Now, it’s the right’s turn
THOSE of us with views differing from the middle- to hard-left’s are rarely represented in education or mainstream media in America today. Why? Because people who make hiring decisions in those fields are themselves, generally speaking, left-wing Democrats, who, consciously or not, hire like-minded people. Under the law, they have no obligation to do otherwise. And why is that? Because an American is not protected by federal equal employment opportunity laws for their political affiliation, philosophy or party membership. But, for race, color, religion, sex (including pregnancy, gender identity, and sexual orientation), national origin, age (40 or older), disability or genetic information, we are protected, in almost every case, through the Equal Employment Opportunity Act and others.
Obviously, a Republican can be fired just for being a Republican, expressing G.O.P. views, or even donating to a conservative cause. In America, anything short of advocating political violence cannot be proscribed by law, so no government in this country can arrest, try or punish an American for “wearing a MAGA hat”, or a Che Guevara t-shirt. But your employer can terminate you, a company can refuse to hire you, and a college can decline to grant you ‘tenure’ if your political views differ with the prevailing ‘group-think ‘at your work place, or somebody there thinks your views may be ‘awkward’ for other employees or customers.
For practical purposes, this means that since the professional, ideological left controls most of the traditional media (print, film, news, books & broadcast) and is dominant in the major technology and social media (Facebook, Google, Amazon, Microsoft and Apple) firms, the conservative message can be, and has been, silenced, suppressed and forced out, routinely and nearly universally, for decades. That, in turn, means that large segments of the American population may never be exposed to conservative ideas, to certain facts of our history, or to concepts and theories that are at variance with those held in newsrooms and faculty lounges across the country. If they do hear, for example, advocacy for the Second Amendment, many will already be indoctrinated against the idea of private firearms ownership and will not understand the history of abusive, tryannical governments. They will have heard, in school and on the news, only one point of view and one set of supporting material, with contrary outlooks and even facts pre-labeled as “extremist”, “insane” or worse.
Generally intended to protect immutable personal characteristics, The Equal Employment Opportunity act establishes “protected classes”, but never specifies a particular race, disability or anything else that is protected…it’s just that there can’t be a virtual ‘sign’ that says, “Yer kind ain’t welcome here, so git.” It doesn’t matter who ‘yer kind’ is, either. A Korean-owned restaurant at West 8th St. and South Ardmore Avenue in L.A. cannot refuse to hire a Japanese waiter just because he’s, well, you know, Japanese; likewise, that Japanese guy’s parents’ tax preparation office can’t refuse to hire a new CPA who lives at Irolo St. and James M. Wood Blvd., because that’s in…ewwww! Korea town. Reasonable exceptions exist though. An airline cannot be forced to hire a blind pilot and a yoga studio doesn’t have to hire somebody who’s simply too old to hold the one-legged side plank for 20 seconds.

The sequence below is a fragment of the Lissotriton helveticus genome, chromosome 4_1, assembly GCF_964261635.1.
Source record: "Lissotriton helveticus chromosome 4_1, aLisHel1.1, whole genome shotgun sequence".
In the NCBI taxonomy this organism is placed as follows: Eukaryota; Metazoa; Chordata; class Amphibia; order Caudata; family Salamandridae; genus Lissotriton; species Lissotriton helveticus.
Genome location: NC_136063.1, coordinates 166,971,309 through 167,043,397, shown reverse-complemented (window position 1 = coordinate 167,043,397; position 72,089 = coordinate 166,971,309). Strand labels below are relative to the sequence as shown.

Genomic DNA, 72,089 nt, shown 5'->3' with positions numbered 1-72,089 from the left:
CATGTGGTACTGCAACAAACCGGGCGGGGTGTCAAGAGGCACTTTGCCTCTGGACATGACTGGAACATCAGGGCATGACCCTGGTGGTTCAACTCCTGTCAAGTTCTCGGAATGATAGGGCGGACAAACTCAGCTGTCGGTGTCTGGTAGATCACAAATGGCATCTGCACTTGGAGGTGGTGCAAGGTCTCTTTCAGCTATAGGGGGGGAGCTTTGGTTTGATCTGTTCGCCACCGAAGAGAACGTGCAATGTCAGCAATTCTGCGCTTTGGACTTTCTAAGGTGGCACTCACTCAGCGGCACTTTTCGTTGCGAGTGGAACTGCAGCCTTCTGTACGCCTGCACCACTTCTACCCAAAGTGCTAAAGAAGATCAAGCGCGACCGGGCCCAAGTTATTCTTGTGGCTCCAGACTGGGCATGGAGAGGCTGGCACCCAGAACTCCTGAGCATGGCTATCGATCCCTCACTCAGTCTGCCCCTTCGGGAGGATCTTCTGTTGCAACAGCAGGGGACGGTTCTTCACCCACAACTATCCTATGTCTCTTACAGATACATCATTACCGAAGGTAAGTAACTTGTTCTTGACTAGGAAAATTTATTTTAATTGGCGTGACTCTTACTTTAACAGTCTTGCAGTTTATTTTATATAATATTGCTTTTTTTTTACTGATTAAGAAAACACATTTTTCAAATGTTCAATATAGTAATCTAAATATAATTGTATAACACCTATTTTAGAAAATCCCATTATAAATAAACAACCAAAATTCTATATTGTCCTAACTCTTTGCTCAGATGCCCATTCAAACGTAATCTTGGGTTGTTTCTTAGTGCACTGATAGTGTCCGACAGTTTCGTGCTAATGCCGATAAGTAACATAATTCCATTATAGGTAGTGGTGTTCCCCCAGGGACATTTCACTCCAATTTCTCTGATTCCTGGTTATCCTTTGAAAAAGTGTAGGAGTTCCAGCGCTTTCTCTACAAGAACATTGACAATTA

But a restaurateur (a public accommodation) in Lexington, VA shooed Sarah Huckabee Sanders out of her joint just because Mrs. Sanders is a Republican, and she works for President Trump. WJLA-TV 7, Washington, DC, fired Doug McKelway because he reported corporate campaign contribution facts that weren’t flattering to then-President Obama. (Was that “editorial” or “political” judgment? Or both? But…I digress.) Because nothing, and virtually nobody, protects conservatives in the workplace, a math department at a university can hire only vocally left-wing professors (despite the fact that the calculus or trigonometry have no political context or application) and the physics department can do the same thing and break no law. A state school may have a more elaborate process for suppressing (read: eliminating) the “disruptive”, but they don’t run afoul of the G-men, either.
I know an historian who, for over 25 years has been a “visiting” professor* at a major, internationally-known American university. His doctoral dissertation wasn’t sufficiently focused on America’s racial sins, and he didn’t go along with a highly controversial, racially-motivated, political stunt there over a decade ago that chewed up and spat out the defining American concept of the presumption of innocence. Although a highly popular Civil War expert, he was punished by having his class load reduced, (a major financial penalty) and never getting tenure. Never mind fair; is it right?
We’re Americans, so fairness flows through our veins and seems to define our nature. Clearly, the left’s and right’s definition of ‘fair’ is diverging lately, but it was our American sense of fair play that inspired and established the Civil Rights Act and other legislation establishing the rights of Americans to live, learn, work and trade based only on the merits in the first place. Which is why I believe it’s time to add an additional category of protected class to those which already provide Americans protection against unreasonable discrimination in hiring, housing, public accommodation and education: Political ideology, opinion and party affiliation.
More on this coming soon.
*That’s one heck of a visit, isn’t it?